Anthony Cleary: The challenge for all is to not be silent

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The emergence of ‘no means no’ in our common parlance, points to an insidious social reality. School photo created by yanalya – www.freepik.com

Today, most Australians are familiar with the phrase, ‘no means no’. Despite this, it appears that’s there is a growing number of people who refuse to take ‘no’ for an answer.

‘No’ is one of the first words we become acquainted with in our early childhood, and throughout our lives it can occasionally rub against the grain of our natural instincts. For some, ‘no’ can be a source of frustration as it denies them things that they want and things they wish to do. But there are many very good reasons why people say no.

The emergence of ‘no means no’ in our common parlance, points to an insidious social reality, one in which many girls and women are subject to debasement, to sexual harassment and abuse, and most alarmingly – a rape culture.

The objectification of women is perverse, and it takes many forms: bullying, trolling, sexting, body shaming, crude jokes, threats of sexual violence, unwanted touching and forced sexual activity. All of these are to be deplored, as is any attempt to downplay them.

Most young Australians reach the ‘age of consent’ during their secondary schooling, typically at the ages of sixteen or seventeen. Put simply, this means that a young school-age person can legally say ‘yes’ to being sexually active. Social research however points to the fact that ‘consent laws’ have little or no influence on the life choices and behaviours of young people. Many are sexually active well before the age of consent, and perceive it as a ‘right of passage’ of their teenage years.

Many young people do not properly understand what ‘consent’ is and what it involves. They sometimes fail to see that it fundamentally safeguards personal boundaries and the development of respectful relationships. It can never be assumed nor coerced. Consent is a positive, voluntary agreement, where people are clear about what is being agreed to and have the opportunity to change their mind should they wish. It should never be reduced to a simple ‘yes’ or ‘no’ response.

Anthony Cleary PHOTO: Sydney Catholic Schools

In recent days, the issue of ‘consent’ has come under the spotlight, with the publication of an online petition calling for an overhaul of ‘consent education’, so that it is taught earlier and is better resourced. Several thousand individual testimonies highlight the prevalence of sexual abuse and exploitation among teens. In a very real sense, this is a watershed moment, as the scale and nature of the petition has brought about widespread public recognition and scrutiny of an age-old toxic culture.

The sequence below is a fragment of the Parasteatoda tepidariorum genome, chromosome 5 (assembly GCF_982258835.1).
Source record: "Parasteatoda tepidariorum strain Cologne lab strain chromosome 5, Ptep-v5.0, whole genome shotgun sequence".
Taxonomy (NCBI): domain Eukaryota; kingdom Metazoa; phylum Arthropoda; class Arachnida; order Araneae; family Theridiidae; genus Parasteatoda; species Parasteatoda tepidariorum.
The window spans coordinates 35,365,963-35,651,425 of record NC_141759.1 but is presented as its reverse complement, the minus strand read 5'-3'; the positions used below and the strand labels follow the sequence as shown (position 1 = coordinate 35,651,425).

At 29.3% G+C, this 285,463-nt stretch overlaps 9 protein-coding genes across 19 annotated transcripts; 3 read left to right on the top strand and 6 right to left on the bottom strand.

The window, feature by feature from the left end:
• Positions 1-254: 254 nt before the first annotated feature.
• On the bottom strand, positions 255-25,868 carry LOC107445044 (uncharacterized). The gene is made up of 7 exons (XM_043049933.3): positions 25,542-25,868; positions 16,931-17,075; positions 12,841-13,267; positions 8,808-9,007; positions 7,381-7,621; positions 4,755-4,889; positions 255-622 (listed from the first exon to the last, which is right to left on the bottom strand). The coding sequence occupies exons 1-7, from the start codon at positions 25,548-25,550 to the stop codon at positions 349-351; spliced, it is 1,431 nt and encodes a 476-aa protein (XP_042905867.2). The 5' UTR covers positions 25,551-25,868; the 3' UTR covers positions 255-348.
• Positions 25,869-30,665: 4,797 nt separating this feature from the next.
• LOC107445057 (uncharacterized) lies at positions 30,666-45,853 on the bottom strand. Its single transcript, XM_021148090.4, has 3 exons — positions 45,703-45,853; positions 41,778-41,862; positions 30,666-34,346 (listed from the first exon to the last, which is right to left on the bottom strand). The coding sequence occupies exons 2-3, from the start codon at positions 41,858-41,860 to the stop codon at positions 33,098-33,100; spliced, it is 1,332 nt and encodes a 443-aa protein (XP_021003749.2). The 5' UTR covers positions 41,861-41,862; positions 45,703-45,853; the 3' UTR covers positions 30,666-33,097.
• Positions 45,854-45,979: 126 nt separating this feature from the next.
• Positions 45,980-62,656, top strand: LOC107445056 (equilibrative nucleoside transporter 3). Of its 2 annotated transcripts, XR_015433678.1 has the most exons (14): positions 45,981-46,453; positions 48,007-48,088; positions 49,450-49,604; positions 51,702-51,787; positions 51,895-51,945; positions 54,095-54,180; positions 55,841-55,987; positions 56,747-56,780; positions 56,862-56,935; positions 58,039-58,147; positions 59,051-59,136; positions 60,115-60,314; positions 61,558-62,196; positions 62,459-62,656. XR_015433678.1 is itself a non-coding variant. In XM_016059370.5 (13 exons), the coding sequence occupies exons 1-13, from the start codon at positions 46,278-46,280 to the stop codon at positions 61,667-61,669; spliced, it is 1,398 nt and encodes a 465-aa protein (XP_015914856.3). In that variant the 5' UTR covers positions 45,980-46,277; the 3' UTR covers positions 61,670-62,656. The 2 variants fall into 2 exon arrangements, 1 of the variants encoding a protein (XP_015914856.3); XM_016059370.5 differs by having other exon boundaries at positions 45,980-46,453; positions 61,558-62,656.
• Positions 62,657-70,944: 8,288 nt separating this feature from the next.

Misogynistic behaviours amongst adolescent males are not new. Yes, they can be heightened by alcohol, drugs, pornography and ‘group-think’, but their roots go deeper. At their heart, is the objectification of women and a failure to nurture and value right relationships with them.

We live in challenging times. This is especially true for teenagers in their search for personal meaning, their understanding of self and their relationship with others. They are called upon to navigate the expectations of family, the pressures of close friends and the stereotypes of society. In the midst of all of this, they sometimes get confused – and on occasions lost. Deep down – they simply wish to be happy, and to belong.

It is in their desire to belong that young people sometimes mistakenly compromise their personal boundaries and their behaviours. Binge drinking clouds their judgement and their reasoning, which also means that they are NOT in a position to give free and informed consent.

Furthermore, a person’s rejection of inappropriate behavior or unwanted sexual advances may not even be signaled by their articulation of ‘no’ but evidenced in their body language or signs of physical discomfort. Some, especially those traumatized by the experience, remain silent throughout and even in the years that follow.

“The challenge for all, young people, their families and their teachers, is not to be silent”

The challenge for all, young people, their families and their teachers, is not to be silent – but to speak out against this perverse social reality, and nurture within our young people a respect of themselves and each other, and a desire to experience life to the full.

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